3. The Government’s general position has always been that foreign entities should not interfere in our domestic issues, especially political issues or controversial social issues with political overtones. These are political, social or moral choices for Singaporeans to decide for ourselves. LGBT issues are one such example.

4. This is why under the rules governing the use of the Speakers’ Corner, for events like the Pink Dot, foreigners are not allowed to organise or speak at the events, or participate in demonstrations.

5. The Ministry of Home Affairs will take steps to make it clear that foreign entities should not fund, support or influence such events held at the Speakers’ Corner. In the context of LGBT issues, this will apply both to events that advocate the LGBT cause such as the Pink Dot, as well as events whose purpose is to oppose the LGBT cause.


7 June 2016

The Ministry, however, did not say what action it would take, and whether there would be legal penalties[9]. It also did not state whether or not a multinational company (MNC) with a Singapore-registered arm was still defined as a foreign company.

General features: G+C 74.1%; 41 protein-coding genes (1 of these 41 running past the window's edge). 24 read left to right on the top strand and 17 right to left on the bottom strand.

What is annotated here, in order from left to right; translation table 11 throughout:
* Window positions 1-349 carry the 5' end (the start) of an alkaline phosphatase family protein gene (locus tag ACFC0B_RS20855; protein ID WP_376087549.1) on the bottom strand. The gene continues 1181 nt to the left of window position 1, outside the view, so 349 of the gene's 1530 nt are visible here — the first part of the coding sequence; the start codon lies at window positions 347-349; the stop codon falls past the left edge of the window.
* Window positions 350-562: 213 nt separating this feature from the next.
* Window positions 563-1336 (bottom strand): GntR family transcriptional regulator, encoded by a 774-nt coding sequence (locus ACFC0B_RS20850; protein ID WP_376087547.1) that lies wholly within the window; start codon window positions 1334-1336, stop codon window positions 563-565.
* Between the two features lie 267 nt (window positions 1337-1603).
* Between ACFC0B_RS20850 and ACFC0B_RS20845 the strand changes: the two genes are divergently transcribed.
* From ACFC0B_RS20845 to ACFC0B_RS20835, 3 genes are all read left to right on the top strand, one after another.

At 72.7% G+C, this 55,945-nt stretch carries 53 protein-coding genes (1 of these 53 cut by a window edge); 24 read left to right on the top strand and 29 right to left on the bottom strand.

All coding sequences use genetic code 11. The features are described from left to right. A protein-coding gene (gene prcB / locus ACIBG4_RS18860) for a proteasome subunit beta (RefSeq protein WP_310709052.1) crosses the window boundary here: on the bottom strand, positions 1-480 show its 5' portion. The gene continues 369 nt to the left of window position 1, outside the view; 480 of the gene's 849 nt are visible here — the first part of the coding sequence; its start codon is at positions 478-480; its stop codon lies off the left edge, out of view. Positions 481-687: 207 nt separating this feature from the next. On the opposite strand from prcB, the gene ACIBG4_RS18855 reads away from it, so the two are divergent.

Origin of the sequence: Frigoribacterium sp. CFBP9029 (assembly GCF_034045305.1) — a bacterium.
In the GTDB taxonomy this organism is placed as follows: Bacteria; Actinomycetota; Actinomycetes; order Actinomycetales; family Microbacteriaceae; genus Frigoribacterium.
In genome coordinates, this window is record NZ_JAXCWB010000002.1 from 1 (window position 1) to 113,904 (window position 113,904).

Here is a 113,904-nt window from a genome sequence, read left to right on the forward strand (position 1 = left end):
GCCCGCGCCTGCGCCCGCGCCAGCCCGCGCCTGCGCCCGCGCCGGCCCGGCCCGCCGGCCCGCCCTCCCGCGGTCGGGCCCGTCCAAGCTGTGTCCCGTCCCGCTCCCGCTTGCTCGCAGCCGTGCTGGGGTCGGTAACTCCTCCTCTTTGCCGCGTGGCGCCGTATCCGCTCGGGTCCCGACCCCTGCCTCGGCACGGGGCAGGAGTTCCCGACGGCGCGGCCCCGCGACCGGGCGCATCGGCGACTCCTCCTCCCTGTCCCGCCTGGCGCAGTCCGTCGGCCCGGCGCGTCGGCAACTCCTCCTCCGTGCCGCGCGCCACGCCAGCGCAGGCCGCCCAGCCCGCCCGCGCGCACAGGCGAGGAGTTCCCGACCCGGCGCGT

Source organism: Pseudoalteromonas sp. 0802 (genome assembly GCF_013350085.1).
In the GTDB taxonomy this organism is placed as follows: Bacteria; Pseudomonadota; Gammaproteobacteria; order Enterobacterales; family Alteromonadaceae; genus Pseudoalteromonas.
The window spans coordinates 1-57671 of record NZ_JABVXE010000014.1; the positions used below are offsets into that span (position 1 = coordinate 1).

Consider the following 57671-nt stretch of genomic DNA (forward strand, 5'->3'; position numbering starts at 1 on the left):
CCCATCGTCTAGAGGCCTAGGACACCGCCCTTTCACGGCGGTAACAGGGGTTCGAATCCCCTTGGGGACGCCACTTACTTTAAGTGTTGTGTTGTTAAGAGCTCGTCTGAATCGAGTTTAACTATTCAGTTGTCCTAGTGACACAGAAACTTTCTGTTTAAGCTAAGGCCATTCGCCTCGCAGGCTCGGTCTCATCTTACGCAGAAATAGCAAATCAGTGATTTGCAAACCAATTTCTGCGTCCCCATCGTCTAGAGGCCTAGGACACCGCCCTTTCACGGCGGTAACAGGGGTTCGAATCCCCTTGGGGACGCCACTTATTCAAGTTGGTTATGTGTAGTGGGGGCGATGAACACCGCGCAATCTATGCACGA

Pink Dot 2016 had attracted 18 sponsors, twice as many as in the previous year. They included multinationals such as Google, as well as banks like JP Morgan and Goldman Sachs. Apple, Facebook, VISA and General Electric were first-time sponsors. Local sponsors included restaurant PS Cafe and Cavenagh Law. Attendance at Pink Dot rose from 2,500 in its first year in 2009 to 28,000 in 2015.

Reaction to ban[]

In response to the MHA statement, Pink Dot published its response on Facebook on Wednesday, 8 June 2016[10]:

Pink Dot statement on corporate sponsors

Pink Dot SG started off first and foremost as a platform on which values of inclusion and diversity are celebrated, and over the years this has only strengthened with the growing support of Singaporeans from all walks of life, including a significant portion of its corporate citizens. For all the LGBT Singaporeans and their allies that this movement has striven to help give a voice to and done its part to push the envelope in helping to create greater visibility of Singapore’s LGBT community, we have done all we can to ensure Pink Dot SG stays within the law.